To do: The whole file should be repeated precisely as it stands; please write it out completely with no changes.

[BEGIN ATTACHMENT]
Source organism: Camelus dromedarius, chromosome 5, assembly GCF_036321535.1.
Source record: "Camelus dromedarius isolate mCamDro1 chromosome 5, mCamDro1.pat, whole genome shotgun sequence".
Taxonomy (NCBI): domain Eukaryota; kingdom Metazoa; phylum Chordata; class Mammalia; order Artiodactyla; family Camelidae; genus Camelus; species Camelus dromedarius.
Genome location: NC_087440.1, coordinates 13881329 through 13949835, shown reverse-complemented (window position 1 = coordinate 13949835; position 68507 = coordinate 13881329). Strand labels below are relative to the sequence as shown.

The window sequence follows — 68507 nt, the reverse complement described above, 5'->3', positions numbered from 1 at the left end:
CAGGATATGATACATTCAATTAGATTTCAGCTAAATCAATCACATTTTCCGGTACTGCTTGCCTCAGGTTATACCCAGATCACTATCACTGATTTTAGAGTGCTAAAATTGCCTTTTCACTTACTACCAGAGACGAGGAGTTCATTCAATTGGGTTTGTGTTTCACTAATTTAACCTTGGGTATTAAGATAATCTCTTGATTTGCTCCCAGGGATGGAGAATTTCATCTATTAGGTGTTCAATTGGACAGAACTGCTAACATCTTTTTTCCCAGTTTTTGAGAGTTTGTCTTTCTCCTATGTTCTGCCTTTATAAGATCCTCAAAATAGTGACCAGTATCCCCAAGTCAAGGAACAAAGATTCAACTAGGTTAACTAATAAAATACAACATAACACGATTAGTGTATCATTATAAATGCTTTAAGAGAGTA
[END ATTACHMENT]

Source organism: Camelus dromedarius, chromosome 5, assembly GCF_036321535.1.
Source record: "Camelus dromedarius isolate mCamDro1 chromosome 5, mCamDro1.pat, whole genome shotgun sequence".
Taxonomy (NCBI): domain Eukaryota; kingdom Metazoa; phylum Chordata; class Mammalia; order Artiodactyla; family Camelidae; genus Camelus; species Camelus dromedarius.
Genome location: NC_087440.1, coordinates 13881329 through 13949835, shown reverse-complemented (window position 1 = coordinate 13949835; position 68507 = coordinate 13881329). Strand labels below are relative to the sequence as shown.

The window sequence follows — 68507 nt, the reverse complement described above, 5'->3', positions numbered from 1 at the left end:
CAGGATATGATACATTCAATTAGATTTCAGCTAAATCAATCACATTTTCCGGTACTGCTTGCCTCAGGTTATACCCAGATCACTATCACTGATTTTAGAGTGCTAAAATTGCCTTTTCACTTACTACCAGAGACGAGGAGTTCATTCAATTGGGTTTGTGTTTCACTAATTTAACCTTGGGTATTAAGATAATCTCTTGATTTGCTCCCAGGGATGGAGAATTTCATCTATTAGGTGTTCAATTGGACAGAACTGCTAACATCTTTTTTCCCAGTTTTTGAGAGTTTGTCTTTCTCCTATGTTCTGCCTTTATAAGATCCTCAAAATAGTGACCAGTATCCCCAAGTCAAGGAACAAAGATTCAACTAGGTTAACTAATAAAATACAACATAACACGATTAGTGTATCATTATAAATGCTTTAAGAGAGTA